so today, why not honor mr. rogers (and the many others like him who care about the quality and content of that which is presented on screens) by, somehow, redeeming your screen time. why not switch out a smart, point of view short film for your typical sitcom (http://www.pbs.org/pov/video/search.php?search_type=type&offset=16#film-list). or take time for a beautiful, complex, or at least authentically told, documentary when you’d typically watch the news (for instance: searching for sugarman, afghan star, paul williams still alive, bill cunningham new york, a man named pearl, or touch the sound...and if you’d like more...email me and i’ll be happy to send you a list). how about listening to a story at story corp instead of spacing out to youtube (http://storycorps.org). possibly swap a slow, quality classic for your next mindless adventure or a slapstick musical for your next romcom. or, if you want to kick it really old school, check out some of mr. rogers’ best episodes, field trips, and other highlights at http://pbskids.org/rogers/videos/index.html. becoming mindful and intentional about what you are taking in can do nothing but improve the quality of that which you see on screens.

few will argue with the reality that we are largely what we ingest. once, after a day of drinking pepto bismol, someone i know ate some oreos. when he threw up, the pink and brown told the story.

if we were to take a look at what the images we ingest create within us, what would we find? would we find respect, thoughtfulness, and love or would we find capricious lack of care, violence of every kind, and pies thrown in faces? humor doesn’t have to be base to be funny. intensity does not require beyond the pale explicitness to be communicated and intimacy does not demand skin to be effectively demonstrated. by taking responsibility for that which we watch we can change our insides which motivates external change of all sorts. and this is how movements are begun...with small acts, taken by individuals, lived out boldly into our communities and neighborhoods. where we can be still. where we can be engaged. where we can listen and hold a gaze. where we can see...and be seen.


reclaiming valentine's day

it’s that time of year again when people dread the mail. the season when people migrate from their feelings of inferiority brought on by the onslaught of holiday family letters to a sense of dread regarding what they won’t receive on valentine’s day. stores assault our senses with garish displays of scratchy lace, cheap chocolate, and tacky stuffed animals. hallmark ads provoke tears (or swearing) and everyone feels a general sense of disappointment and malaise. partnered folks feel let down by cards bought as an afterthought on the way home from work and people not in romantic relationships often experience the season as a sort of slow flow of salt poured into a large and gaping wound. or not. sometimes it isn’t pain that results from the anticipation of february 14th. sometimes it is anger, or loneliness, or panic. sometimes it’s all of the above.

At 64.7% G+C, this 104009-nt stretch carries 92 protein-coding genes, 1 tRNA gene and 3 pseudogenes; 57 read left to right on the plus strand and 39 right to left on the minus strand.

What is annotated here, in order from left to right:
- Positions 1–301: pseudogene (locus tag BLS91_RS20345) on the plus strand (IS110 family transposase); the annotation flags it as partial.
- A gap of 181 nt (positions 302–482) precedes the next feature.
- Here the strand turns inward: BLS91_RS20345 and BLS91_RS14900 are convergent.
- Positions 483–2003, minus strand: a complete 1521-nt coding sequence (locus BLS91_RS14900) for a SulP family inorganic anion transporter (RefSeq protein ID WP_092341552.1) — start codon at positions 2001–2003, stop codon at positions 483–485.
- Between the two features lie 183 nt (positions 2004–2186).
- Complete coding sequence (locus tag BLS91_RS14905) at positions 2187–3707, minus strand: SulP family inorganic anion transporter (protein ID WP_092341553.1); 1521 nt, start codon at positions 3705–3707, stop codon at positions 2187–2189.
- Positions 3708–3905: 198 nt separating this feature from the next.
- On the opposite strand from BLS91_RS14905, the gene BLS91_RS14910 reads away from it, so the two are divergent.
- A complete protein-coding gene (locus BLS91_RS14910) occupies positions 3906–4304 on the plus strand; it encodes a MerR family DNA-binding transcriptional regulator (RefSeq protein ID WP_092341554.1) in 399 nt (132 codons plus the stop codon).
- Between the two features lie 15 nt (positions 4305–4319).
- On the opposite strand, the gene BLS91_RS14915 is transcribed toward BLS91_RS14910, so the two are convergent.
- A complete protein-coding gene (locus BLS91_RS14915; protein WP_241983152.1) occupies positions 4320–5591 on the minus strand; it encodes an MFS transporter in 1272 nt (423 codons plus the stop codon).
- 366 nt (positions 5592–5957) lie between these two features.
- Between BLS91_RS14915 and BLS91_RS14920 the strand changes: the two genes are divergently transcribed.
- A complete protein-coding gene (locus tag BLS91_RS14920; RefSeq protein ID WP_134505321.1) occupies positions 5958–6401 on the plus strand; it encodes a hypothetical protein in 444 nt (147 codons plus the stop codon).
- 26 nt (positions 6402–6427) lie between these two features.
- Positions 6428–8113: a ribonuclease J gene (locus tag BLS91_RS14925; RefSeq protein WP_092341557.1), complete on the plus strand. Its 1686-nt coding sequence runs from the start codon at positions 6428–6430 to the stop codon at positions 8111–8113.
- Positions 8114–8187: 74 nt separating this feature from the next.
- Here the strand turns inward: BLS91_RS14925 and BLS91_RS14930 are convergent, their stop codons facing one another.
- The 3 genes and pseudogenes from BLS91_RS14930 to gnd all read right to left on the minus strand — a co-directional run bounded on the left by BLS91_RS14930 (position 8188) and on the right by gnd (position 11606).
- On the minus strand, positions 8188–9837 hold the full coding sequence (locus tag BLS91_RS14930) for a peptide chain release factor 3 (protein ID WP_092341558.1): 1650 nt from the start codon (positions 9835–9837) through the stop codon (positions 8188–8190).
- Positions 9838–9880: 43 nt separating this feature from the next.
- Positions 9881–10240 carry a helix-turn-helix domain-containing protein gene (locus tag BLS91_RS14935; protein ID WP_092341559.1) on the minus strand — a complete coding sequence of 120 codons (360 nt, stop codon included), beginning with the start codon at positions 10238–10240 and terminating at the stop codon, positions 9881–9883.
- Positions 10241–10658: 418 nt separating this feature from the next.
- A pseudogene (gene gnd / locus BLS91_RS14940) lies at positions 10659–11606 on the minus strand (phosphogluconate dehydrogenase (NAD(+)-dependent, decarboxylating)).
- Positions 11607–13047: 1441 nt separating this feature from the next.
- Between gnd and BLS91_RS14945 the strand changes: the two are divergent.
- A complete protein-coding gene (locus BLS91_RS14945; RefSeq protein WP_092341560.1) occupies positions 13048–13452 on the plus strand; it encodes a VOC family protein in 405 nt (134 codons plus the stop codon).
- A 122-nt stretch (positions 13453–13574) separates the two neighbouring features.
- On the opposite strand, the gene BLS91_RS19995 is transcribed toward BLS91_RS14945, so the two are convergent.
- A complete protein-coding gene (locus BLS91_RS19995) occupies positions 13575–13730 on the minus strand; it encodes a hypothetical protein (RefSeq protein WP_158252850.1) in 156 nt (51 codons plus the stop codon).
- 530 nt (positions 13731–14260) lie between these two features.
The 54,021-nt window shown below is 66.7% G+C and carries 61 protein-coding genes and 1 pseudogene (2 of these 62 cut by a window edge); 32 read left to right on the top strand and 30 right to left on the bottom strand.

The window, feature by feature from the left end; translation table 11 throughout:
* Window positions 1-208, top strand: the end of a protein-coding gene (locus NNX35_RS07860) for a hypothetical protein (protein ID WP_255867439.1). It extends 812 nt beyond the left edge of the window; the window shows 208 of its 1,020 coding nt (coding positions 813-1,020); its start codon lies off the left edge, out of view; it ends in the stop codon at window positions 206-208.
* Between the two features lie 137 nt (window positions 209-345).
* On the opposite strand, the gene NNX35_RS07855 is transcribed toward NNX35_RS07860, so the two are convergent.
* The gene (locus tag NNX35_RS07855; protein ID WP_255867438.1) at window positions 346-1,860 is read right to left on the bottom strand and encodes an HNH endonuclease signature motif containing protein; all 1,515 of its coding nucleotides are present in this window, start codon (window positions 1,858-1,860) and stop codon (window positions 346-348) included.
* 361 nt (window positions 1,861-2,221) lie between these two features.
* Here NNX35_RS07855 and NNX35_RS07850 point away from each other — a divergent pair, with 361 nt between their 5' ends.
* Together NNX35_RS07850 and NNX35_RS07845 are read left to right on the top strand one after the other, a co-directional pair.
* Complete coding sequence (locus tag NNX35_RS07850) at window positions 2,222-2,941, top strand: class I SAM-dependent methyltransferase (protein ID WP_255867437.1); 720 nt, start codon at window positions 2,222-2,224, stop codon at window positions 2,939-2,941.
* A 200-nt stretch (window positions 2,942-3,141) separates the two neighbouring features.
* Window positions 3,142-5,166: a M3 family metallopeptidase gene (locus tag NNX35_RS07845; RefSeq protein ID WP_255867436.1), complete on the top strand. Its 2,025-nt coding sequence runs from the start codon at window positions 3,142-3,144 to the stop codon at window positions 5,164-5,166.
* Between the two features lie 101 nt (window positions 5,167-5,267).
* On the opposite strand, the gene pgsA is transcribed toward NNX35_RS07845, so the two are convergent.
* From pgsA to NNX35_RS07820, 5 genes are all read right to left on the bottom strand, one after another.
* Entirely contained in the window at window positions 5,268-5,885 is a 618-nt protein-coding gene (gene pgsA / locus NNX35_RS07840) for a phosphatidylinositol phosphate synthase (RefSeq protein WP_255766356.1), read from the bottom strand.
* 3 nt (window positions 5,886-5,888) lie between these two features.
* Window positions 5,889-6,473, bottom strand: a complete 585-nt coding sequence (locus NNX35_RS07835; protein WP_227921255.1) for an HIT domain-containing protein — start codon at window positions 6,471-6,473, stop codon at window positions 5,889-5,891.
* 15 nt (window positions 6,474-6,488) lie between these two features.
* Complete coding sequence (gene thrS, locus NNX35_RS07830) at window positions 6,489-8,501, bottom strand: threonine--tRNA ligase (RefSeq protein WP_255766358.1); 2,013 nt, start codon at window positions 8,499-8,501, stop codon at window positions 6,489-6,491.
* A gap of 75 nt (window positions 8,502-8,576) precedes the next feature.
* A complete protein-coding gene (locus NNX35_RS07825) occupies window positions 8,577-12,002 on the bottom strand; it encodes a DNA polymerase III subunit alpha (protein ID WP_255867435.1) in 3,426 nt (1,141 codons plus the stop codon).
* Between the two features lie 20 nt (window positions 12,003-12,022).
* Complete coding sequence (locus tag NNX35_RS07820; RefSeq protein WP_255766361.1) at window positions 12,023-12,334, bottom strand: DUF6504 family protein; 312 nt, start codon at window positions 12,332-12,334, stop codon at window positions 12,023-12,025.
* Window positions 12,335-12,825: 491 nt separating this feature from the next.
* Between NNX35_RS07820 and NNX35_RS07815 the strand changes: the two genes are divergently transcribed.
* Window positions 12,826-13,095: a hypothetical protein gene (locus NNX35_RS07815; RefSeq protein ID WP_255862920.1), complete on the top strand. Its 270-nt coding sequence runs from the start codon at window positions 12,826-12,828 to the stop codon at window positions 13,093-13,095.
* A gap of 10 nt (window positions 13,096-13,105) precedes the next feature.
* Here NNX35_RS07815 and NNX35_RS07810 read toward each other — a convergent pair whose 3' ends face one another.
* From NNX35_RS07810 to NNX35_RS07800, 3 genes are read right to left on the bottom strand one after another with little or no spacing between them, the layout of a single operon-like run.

whatever your emotional reaction to the upcoming “day of love” is, i am wondering if you might consider joining me in taking the day back. valentine’s day need not be owned by card companies and florists. neither does it need to be boycotted or avoided. it can, instead, be transformed by simple acts of love performed with bold intention toward everyone in your life. not just your “lovers.”

i recently commented to an assembled group that while i am not a person who takes huge physical risks, i am someone who tends to take drastic relational ones. for some reason i don’t worry much about how an act of kindness will be received. i don’t fear looking silly (usually) when it comes to attempting to honor and love others. but i know that this is rare. just as i’d rather be poked in the eye than attempt a physical feat that i haven’t mastered, others of you would rather suffer many ill fates than reach out to someone and have that effort fall flat. or be passed over. or met with rejection. i get it. i don’t take anyone up on offers to go snowboarding or try an especially difficult rock climbing problem or play golf (or any other organized sport for that matter). there are certain ways in which i just don’t want to be exposed. or risk being exposed.